2. Carbohydrates 
  3. Fats 
  4. Human Milk Oligosaccharides 

Carbohydrates (mainly lactose) are the most abundant nutrient in breastmilk, followed by fat, and then…. Human milk oligosaccharides1,2

An infographic of a chart of the components of breastmilk pictured as a breast. Protein: 8-12g/L, Human Milk Oligosaccharides: 5-15g/L, Lipid : 40g/L, and Lactose: 70g/L.

Yup, it’s true! There’s more of this strange thing you’ve likely never heard of before than there is PROTEIN! 

We know protein is super important for baby so logically, these human milk oligosaccharides have got to be too, right? 

Which is why scientists have been very curious about the role they play in baby’s health.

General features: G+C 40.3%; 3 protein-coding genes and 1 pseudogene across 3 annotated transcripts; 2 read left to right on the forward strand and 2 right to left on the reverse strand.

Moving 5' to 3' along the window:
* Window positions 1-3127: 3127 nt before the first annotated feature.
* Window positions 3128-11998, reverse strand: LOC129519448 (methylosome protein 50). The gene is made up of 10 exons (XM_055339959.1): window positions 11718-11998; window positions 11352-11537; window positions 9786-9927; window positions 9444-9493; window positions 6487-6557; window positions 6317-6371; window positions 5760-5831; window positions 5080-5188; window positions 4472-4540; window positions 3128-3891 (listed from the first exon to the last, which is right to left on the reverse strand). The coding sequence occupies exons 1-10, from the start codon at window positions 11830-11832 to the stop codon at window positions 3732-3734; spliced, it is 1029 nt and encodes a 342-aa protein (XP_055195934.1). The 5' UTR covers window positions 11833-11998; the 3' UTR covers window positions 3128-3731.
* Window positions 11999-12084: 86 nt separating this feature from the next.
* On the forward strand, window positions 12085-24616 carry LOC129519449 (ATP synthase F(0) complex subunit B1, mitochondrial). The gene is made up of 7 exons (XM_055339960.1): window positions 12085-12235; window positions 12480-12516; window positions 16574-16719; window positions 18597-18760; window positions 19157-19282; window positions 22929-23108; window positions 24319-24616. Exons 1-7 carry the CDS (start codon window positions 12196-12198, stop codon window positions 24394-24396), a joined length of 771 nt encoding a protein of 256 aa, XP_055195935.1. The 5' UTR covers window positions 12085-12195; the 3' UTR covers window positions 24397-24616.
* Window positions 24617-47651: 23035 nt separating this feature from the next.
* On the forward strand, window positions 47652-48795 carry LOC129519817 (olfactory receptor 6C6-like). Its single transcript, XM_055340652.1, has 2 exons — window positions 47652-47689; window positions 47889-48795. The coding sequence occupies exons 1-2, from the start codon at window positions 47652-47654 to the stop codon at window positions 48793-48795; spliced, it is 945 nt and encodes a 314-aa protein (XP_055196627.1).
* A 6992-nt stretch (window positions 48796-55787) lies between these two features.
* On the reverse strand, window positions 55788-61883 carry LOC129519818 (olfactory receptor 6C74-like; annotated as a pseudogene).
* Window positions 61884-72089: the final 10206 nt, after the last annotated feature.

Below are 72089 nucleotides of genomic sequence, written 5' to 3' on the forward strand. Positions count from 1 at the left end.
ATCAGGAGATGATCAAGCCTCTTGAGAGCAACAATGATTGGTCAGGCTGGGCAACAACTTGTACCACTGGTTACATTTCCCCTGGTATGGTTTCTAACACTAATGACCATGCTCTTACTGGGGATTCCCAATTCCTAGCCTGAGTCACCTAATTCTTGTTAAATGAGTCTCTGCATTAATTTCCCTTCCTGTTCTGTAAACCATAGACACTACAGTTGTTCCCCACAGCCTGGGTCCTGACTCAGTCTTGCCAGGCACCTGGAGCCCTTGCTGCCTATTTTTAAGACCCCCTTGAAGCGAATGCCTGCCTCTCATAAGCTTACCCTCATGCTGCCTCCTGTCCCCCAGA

Okay, now that we’ve piqued your interest, let’s take a look at human milk oligosaccharides and why we’re excited that you can now find 2’-FL in a Canadian infant formula! 

What are human milk oligosaccharides? 

While this might be the first time you’re hearing the term, “Human milk oligosaccharides”, research in this area actually originated at the end of the 19th century. So, basically a long time ago. What exactly are these compounds? Let us explain. 

Human milk oligosaccharides (let’s go with HMOs from now on) are short chain carbohydrates that a lactating woman produces in her milk-producing glands and secretes into her breastmilk that are then transferred to her baby.  

These little carbs do not get digested but pass through the digestive system to the large intestine where they selectively promote the growth of beneficial bacteria in the baby’s gut. In breastfed babies, these good bacteria help support the developing immune and digestive systems and may help protect babies from infections. Think of them as little “guards” or a decoy against potential pathogens in your baby’s gut.  

In short? HMOs are prebiotics that help promote the breastfed baby’s gut and immune health!